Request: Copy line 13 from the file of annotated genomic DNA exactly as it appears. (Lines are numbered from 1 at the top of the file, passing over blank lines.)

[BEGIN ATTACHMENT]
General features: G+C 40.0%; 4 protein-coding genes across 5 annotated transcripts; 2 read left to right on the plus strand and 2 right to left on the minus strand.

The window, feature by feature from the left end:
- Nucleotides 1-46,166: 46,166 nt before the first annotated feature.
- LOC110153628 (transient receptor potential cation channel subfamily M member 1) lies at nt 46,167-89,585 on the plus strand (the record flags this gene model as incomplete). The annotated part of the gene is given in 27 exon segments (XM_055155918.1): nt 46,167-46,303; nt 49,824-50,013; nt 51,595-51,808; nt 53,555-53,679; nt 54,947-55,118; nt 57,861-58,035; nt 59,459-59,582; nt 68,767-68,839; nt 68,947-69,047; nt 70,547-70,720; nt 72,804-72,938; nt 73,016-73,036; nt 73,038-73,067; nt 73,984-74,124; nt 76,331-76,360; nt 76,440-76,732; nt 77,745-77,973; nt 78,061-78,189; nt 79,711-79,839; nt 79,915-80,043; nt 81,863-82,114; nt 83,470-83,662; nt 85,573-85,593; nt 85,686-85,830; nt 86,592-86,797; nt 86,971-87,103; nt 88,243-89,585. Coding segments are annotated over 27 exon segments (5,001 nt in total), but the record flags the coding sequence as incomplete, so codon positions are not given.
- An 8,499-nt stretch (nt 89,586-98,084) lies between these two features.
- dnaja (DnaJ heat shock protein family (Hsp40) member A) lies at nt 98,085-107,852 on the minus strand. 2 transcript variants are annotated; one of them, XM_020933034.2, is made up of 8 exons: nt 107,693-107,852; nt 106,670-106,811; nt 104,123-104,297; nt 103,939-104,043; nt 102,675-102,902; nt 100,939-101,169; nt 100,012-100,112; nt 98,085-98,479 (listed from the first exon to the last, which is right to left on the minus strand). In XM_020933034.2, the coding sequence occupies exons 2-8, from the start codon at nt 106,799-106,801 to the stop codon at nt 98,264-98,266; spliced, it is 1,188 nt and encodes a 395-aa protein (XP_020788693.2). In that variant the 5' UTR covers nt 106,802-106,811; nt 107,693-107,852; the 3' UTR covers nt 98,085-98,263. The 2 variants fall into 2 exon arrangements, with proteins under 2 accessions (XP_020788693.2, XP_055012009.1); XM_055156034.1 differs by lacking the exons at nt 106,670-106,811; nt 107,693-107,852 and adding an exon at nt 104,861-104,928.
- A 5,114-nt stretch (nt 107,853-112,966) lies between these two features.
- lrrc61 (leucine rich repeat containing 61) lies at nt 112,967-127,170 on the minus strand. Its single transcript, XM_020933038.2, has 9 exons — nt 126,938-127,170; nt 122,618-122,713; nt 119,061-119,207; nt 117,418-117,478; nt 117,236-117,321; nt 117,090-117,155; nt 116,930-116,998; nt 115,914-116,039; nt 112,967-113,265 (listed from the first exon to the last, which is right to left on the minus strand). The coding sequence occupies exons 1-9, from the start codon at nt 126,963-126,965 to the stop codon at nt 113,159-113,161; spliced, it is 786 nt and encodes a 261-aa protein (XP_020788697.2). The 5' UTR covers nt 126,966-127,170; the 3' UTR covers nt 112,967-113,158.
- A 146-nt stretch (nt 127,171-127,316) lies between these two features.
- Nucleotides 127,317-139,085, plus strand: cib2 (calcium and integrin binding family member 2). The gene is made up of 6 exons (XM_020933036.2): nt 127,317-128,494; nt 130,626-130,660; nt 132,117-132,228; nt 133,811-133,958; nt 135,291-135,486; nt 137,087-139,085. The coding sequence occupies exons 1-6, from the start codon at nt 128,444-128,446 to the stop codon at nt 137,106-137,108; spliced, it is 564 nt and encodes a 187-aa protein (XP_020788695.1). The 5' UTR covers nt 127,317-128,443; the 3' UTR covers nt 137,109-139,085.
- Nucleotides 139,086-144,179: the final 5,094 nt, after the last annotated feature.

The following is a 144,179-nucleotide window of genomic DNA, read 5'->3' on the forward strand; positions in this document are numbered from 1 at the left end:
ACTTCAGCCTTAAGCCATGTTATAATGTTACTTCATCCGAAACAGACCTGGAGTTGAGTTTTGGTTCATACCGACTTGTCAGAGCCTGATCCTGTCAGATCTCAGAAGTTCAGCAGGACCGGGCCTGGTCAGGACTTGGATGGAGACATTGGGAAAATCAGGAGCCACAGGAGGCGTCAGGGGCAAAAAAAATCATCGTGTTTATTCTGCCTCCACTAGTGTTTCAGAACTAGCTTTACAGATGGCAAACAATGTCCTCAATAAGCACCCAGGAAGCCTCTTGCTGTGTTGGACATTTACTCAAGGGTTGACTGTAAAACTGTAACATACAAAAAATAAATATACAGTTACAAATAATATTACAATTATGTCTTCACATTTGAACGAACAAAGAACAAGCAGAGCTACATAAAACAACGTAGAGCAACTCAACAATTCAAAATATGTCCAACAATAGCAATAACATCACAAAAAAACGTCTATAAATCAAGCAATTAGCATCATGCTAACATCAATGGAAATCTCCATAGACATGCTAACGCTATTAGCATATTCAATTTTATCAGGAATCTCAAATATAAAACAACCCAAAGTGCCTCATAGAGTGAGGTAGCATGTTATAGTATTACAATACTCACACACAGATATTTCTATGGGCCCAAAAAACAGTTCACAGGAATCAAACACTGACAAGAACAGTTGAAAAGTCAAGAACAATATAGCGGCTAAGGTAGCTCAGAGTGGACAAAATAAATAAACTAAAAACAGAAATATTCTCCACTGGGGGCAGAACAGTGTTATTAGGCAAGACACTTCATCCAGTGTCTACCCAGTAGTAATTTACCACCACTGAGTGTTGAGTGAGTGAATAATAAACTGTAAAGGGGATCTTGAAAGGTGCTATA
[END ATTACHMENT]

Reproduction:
ACTTCAGCCTTAAGCCATGTTATAATGTTACTTCATCCGAAACAGACCTGGAGTTGAGTTTTGGTTCATACCGACTTGTCAGAGCCTGATCCTGTCAGATCTCAGAAGTTCAGCAGGACCGGGCCTGGTCAGGACTTGGATGGAGACATTGGGAAAATCAGGAGCCACAGGAGGCGTCAGGGGCAAAAAAAATCATCGTGTTTATTCTGCCTCCACTAGTGTTTCAGAACTAGCTTTACAGATGGCAAACAATGTCCTCAATAAGCACCCAGGAAGCCTCTTGCTGTGTTGGACATTTACTCAAGGGTTGACTGTAAAACTGTAACATACAAAAAATAAATATACAGTTACAAATAATATTACAATTATGTCTTCACATTTGAACGAACAAAGAACAAGCAGAGCTACATAAAACAACGTAGAGCAACTCAACAATTCAAAATATGTCCAACAATAGCAATAACATCACAAAAAAACGTCTATAAATCAAGCAATTAGCATCATGCTAACATCAATGGAAATCTCCATAGACATGCTAACGCTATTAGCATATTCAATTTTATCAGGAATCTCAAATATAAAACAACCCAAAGTGCCTCATAGAGTGAGGTAGCATGTTATAGTATTACAATACTCACACACAGATATTTCTATGGGCCCAAAAAACAGTTCACAGGAATCAAACACTGACAAGAACAGTTGAAAAGTCAAGAACAATATAGCGGCTAAGGTAGCTCAGAGTGGACAAAATAAATAAACTAAAAACAGAAATATTCTCCACTGGGGGCAGAACAGTGTTATTAGGCAAGACACTTCATCCAGTGTCTACCCAGTAGTAATTTACCACCACTGAGTGTTGAGTGAGTGAATAATAAACTGTAAAGGGGATCTTGAAAGGTGCTATA